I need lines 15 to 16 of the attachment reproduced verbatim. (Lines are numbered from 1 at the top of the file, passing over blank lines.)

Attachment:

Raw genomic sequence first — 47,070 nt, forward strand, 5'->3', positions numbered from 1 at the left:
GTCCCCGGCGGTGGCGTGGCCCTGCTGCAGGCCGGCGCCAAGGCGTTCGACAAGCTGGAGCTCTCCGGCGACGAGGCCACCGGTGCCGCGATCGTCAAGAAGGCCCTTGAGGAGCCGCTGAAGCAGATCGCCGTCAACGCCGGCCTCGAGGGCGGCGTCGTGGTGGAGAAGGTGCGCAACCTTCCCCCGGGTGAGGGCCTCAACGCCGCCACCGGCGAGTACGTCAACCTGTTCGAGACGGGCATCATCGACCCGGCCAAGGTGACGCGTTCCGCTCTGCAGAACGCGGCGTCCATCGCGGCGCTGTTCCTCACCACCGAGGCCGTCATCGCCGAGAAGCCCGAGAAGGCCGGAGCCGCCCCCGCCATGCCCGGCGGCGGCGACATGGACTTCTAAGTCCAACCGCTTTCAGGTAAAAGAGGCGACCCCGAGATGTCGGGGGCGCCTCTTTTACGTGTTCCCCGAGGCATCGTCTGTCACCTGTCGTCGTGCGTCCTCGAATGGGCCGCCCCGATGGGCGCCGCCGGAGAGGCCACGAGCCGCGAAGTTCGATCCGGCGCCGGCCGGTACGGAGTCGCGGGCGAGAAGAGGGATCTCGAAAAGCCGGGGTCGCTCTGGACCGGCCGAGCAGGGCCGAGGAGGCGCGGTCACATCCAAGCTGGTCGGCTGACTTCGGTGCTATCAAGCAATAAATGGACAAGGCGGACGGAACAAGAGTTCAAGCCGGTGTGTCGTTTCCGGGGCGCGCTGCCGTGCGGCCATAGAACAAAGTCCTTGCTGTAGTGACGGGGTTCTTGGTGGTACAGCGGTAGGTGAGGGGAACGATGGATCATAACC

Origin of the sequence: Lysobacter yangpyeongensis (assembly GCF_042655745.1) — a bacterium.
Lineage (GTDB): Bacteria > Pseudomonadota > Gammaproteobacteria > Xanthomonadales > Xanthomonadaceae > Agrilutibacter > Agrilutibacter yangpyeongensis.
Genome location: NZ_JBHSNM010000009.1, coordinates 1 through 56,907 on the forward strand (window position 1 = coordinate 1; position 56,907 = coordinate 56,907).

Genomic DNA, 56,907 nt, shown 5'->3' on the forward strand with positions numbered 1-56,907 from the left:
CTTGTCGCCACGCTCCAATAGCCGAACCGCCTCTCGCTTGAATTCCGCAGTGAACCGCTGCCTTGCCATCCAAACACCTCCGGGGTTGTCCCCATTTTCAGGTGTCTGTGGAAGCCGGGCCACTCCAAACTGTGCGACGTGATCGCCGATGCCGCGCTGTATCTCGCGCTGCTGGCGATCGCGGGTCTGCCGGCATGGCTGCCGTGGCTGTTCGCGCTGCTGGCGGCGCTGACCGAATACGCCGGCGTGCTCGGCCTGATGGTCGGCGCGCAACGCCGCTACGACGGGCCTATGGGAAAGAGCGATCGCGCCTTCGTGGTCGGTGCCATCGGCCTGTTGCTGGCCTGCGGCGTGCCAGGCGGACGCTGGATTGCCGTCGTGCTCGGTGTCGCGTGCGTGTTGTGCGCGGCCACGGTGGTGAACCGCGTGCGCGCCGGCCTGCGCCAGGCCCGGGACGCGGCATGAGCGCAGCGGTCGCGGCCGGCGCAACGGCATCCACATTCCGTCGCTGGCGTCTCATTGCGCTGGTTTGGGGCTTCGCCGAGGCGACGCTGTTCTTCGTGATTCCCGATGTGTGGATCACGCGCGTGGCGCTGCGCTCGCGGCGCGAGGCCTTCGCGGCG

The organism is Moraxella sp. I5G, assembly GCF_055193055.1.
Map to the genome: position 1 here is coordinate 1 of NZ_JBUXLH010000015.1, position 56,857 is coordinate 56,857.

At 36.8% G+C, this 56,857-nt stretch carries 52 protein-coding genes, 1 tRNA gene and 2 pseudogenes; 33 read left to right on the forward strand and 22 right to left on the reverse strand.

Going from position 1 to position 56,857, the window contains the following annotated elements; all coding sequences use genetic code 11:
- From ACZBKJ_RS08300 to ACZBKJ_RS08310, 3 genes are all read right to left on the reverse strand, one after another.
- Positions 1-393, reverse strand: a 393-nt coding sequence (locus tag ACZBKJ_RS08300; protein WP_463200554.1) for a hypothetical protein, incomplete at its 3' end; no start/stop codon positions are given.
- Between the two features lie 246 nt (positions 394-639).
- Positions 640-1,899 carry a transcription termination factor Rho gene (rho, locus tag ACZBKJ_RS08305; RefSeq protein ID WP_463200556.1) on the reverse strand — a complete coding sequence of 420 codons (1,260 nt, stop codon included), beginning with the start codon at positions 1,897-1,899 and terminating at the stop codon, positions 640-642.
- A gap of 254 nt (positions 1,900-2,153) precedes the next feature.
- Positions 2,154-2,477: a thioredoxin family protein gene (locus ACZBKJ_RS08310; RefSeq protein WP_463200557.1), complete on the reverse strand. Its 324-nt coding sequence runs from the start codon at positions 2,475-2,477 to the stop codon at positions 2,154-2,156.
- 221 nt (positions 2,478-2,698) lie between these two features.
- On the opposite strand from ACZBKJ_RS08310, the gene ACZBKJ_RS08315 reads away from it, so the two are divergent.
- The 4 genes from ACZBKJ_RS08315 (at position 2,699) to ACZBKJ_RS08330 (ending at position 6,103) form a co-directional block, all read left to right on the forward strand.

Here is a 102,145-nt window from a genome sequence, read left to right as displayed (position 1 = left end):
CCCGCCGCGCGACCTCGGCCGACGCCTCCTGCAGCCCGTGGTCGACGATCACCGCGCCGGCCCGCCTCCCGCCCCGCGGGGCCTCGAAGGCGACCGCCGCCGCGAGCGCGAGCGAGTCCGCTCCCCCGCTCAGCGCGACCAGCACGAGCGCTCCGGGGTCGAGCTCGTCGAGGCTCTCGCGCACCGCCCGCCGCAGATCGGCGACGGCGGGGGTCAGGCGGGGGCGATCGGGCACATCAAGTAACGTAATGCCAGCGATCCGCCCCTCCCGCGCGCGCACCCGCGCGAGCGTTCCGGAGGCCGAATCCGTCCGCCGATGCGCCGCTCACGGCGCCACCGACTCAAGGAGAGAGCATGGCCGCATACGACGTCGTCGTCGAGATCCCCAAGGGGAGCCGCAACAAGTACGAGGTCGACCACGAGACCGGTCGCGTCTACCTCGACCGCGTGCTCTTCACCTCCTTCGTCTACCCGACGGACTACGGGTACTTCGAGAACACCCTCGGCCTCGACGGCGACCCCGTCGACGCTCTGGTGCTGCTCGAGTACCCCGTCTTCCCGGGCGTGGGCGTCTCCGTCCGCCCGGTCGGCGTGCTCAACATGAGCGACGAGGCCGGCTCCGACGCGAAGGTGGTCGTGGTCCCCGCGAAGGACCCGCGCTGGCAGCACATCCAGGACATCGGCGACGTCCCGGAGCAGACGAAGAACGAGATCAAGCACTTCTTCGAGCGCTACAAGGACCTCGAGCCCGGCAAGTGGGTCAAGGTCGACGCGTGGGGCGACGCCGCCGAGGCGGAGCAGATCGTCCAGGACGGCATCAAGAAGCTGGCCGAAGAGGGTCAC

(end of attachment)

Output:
- Positions 640-1,899 carry a transcription termination factor Rho gene (rho, locus tag ACZBKJ_RS08305; RefSeq protein ID WP_463200556.1) on the reverse strand — a complete coding sequence of 420 codons (1,260 nt, stop codon included), beginning with the start codon at positions 1,897-1,899 and terminating at the stop codon, positions 640-642.
- A gap of 254 nt (positions 1,900-2,153) precedes the next feature.